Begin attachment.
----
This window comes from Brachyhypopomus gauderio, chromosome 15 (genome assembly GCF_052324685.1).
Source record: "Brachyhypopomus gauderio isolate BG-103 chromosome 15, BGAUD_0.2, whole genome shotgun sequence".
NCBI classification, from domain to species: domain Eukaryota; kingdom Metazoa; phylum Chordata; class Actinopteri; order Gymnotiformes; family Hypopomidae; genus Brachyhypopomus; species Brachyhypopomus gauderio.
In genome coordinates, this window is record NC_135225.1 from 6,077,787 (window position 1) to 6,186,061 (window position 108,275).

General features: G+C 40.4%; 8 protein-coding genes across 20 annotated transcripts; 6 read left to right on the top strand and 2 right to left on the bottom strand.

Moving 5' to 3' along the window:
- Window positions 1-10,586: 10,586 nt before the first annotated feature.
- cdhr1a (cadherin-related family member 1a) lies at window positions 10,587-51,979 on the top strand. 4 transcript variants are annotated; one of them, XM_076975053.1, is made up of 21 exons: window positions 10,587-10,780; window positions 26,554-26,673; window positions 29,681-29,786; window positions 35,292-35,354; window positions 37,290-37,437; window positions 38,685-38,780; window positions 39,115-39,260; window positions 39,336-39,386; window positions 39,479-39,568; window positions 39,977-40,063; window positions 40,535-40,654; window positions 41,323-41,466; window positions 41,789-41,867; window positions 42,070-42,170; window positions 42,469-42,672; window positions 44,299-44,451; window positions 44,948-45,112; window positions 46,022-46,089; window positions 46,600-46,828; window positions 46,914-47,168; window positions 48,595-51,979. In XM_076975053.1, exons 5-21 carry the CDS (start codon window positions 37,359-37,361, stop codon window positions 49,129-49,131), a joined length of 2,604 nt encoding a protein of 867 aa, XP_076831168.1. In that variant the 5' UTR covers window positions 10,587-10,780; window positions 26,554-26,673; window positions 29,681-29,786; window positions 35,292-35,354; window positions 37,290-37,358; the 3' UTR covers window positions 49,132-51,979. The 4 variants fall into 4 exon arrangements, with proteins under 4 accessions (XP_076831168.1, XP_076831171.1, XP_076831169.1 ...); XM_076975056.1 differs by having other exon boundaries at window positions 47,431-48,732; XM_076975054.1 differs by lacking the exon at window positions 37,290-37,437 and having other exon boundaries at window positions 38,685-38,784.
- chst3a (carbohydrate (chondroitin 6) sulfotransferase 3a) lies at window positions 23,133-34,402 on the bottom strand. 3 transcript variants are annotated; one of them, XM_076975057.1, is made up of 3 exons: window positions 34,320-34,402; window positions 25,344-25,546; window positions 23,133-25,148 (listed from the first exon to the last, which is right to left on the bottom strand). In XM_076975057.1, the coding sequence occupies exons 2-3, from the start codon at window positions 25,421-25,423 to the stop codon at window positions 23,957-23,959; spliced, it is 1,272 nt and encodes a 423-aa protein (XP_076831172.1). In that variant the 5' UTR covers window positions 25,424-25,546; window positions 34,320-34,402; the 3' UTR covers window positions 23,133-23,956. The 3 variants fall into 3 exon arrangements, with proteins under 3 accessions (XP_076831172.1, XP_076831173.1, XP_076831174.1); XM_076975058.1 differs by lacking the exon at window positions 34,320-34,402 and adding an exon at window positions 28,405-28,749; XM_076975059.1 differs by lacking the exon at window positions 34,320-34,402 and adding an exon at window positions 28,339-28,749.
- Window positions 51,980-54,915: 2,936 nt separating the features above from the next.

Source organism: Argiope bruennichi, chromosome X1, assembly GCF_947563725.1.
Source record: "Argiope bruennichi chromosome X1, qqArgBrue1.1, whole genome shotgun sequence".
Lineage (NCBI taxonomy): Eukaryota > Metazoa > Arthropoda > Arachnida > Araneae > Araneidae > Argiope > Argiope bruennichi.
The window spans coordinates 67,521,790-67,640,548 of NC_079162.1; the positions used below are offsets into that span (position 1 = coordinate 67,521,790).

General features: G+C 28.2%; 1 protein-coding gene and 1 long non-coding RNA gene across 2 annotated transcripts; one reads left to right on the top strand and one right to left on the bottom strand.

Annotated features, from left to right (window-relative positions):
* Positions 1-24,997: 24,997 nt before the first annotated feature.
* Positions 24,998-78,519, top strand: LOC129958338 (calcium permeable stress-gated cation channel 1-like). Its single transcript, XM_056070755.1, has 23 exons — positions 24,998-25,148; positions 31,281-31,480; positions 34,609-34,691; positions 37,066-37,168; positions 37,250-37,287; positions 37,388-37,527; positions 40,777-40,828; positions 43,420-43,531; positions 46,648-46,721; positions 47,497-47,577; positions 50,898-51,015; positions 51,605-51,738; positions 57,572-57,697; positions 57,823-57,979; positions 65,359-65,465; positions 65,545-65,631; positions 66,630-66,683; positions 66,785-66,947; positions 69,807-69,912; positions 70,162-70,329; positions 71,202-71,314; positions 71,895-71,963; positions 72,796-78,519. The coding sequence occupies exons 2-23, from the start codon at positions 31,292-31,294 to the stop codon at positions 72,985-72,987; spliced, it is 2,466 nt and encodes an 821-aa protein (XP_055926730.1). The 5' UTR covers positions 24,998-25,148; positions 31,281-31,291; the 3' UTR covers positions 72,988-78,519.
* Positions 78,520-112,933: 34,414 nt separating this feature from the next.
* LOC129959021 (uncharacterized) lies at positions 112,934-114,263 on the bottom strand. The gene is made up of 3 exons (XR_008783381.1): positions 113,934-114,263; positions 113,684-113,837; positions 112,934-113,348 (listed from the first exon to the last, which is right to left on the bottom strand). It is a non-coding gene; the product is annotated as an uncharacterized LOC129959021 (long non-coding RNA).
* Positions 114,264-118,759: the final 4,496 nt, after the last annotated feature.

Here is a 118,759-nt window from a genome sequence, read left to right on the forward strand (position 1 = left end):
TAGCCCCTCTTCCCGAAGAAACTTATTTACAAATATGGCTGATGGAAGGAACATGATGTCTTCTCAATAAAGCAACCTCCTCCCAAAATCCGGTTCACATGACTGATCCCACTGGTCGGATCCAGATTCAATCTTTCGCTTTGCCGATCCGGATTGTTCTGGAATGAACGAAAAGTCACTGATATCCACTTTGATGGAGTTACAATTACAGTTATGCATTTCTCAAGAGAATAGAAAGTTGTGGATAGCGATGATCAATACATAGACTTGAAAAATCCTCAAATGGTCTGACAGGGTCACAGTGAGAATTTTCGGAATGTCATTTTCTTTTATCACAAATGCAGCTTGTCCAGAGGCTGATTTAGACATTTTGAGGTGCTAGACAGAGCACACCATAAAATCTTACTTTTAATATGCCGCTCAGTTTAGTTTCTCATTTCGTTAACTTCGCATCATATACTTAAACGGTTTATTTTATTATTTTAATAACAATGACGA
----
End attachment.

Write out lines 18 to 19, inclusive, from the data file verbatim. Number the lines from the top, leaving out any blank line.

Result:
* Positions 24,998-78,519, top strand: LOC129958338 (calcium permeable stress-gated cation channel 1-like). Its single transcript, XM_056070755.1, has 23 exons — positions 24,998-25,148; positions 31,281-31,480; positions 34,609-34,691; positions 37,066-37,168; positions 37,250-37,287; positions 37,388-37,527; positions 40,777-40,828; positions 43,420-43,531; positions 46,648-46,721; positions 47,497-47,577; positions 50,898-51,015; positions 51,605-51,738; positions 57,572-57,697; positions 57,823-57,979; positions 65,359-65,465; positions 65,545-65,631; positions 66,630-66,683; positions 66,785-66,947; positions 69,807-69,912; positions 70,162-70,329; positions 71,202-71,314; positions 71,895-71,963; positions 72,796-78,519. The coding sequence occupies exons 2-23, from the start codon at positions 31,292-31,294 to the stop codon at positions 72,985-72,987; spliced, it is 2,466 nt and encodes an 821-aa protein (XP_055926730.1). The 5' UTR covers positions 24,998-25,148; positions 31,281-31,291; the 3' UTR covers positions 72,988-78,519.
* Positions 78,520-112,933: 34,414 nt separating this feature from the next.